Industry News

Organizational Design and Communities of Practice Help in Developing Employee Engagement and Training Programs

March 27, 2012

Training programs and performance improvement initiatives are very company-specific concepts, meaning there is no one-size-fits-all solution. Training magazine explains that employers can best determine their ideal learning approaches and educational structures by understanding their organizational designs (OD) and communities of practice (CoPs), or by carefully putting these concepts into place.

A CoP is "an informal gathering of individuals who are bound together by common interests and shared expertise for a joint enterprise or venture," says the source. Much like social learning portals, these communities are available to all employees and allow them to build goals, share interests and increase knowledge.

These groups can be as informal as a few people from different departments who meet weekly for lunch to discuss performance, protocol and procedural improvement possibilities. In these CoPs, "discussions, questions, emails, telephone calls, directories, repositories, etc." can all be used to craft employee training and performance goals.

"The best CoPs that yield the highest levels of employee performance are usually those that cater their discussions and interactions to the organization's goals," the publication reports.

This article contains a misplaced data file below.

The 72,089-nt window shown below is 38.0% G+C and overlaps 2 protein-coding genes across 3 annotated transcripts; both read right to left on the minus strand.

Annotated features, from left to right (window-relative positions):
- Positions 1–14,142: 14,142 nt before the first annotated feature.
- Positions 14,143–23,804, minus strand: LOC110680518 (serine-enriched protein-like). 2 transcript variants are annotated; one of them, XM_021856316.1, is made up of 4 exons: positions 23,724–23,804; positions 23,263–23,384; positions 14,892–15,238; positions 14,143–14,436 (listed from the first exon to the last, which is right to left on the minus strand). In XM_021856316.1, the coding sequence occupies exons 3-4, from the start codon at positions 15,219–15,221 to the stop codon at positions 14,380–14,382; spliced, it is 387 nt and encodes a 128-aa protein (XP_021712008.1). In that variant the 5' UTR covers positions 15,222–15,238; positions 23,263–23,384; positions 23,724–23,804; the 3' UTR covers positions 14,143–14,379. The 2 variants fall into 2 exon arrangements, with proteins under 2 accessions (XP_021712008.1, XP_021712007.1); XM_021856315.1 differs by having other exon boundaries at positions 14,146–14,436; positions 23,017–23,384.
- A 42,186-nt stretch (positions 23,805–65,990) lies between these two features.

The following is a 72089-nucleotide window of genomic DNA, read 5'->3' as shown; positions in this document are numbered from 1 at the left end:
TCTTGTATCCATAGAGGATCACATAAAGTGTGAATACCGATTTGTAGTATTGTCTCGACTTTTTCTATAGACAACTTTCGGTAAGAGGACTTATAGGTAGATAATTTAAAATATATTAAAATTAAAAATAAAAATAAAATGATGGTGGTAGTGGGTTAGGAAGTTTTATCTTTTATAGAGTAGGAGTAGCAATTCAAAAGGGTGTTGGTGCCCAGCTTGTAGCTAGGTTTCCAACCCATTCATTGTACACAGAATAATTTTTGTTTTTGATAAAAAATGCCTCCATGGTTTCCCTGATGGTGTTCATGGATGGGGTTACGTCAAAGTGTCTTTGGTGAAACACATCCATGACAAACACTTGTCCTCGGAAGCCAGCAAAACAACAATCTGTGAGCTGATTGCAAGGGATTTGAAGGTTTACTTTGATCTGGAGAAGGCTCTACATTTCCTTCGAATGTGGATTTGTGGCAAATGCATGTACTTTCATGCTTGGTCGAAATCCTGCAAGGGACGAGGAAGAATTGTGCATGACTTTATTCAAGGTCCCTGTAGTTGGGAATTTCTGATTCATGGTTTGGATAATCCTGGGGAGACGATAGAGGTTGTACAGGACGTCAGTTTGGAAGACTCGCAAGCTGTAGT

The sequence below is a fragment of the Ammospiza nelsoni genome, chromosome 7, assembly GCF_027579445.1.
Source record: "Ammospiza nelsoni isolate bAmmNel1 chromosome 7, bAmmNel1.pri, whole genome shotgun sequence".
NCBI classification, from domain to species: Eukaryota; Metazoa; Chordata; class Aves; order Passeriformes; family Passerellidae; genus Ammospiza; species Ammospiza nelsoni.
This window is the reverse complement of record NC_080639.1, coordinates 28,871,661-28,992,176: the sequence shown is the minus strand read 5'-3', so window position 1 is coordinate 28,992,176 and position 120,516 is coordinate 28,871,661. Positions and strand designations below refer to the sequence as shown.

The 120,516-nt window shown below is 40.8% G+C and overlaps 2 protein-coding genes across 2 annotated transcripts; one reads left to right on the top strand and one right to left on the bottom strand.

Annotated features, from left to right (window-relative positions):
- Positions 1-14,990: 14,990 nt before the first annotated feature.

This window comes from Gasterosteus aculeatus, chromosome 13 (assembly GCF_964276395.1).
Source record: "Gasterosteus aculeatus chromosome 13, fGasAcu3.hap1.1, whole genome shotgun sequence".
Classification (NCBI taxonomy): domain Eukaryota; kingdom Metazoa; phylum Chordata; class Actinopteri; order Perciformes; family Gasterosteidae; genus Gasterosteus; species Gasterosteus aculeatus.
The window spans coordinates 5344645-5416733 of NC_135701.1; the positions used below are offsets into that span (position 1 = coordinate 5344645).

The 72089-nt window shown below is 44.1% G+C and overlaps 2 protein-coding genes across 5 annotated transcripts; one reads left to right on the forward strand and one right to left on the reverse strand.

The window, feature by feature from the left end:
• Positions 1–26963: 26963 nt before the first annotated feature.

CoPs are particularly useful as pieces of overall organization design, a corporate concept that is "the process of redefining an organization's structure and roles in order to perform at a higher rate," the source explains. If OD is created to include everyone throughout the company's culture, workers at all levels will feel like they have a stake in the business, and therefore, employee engagement could improve. Increased engagement often leads to happier and more productive workers.

According to Harvard Business Review bloggers Anthony J. Bradley and Mark P. McDonald, managers and executives within a company must see the connection between organizational design and management authority, control and accountability. For example, some organizations function best when employees gain more responsibility, as this produces a culture of teamwork and collaboration which could in turn foster employee engagement. This corporate shift can be difficult on managers, however.

"Relinquishing control to create space for collaboration challenges managers who rely on their authority, experience, and positional power to achieve results," the blog explains.

For businesses looking to implement social media techniques, especially in employee training and development endeavors, collaboration is a must. Essentially, the social learning portal is a collaborative and innovative program that allows workers to take over a degree of control regarding what, when and how they learn.

The best organizational design for management involved in social media and social learning techniques is "manager as a guide," says the HBR blog. This leads to an open dialogue, a community-driven purpose and a focus on a performance.

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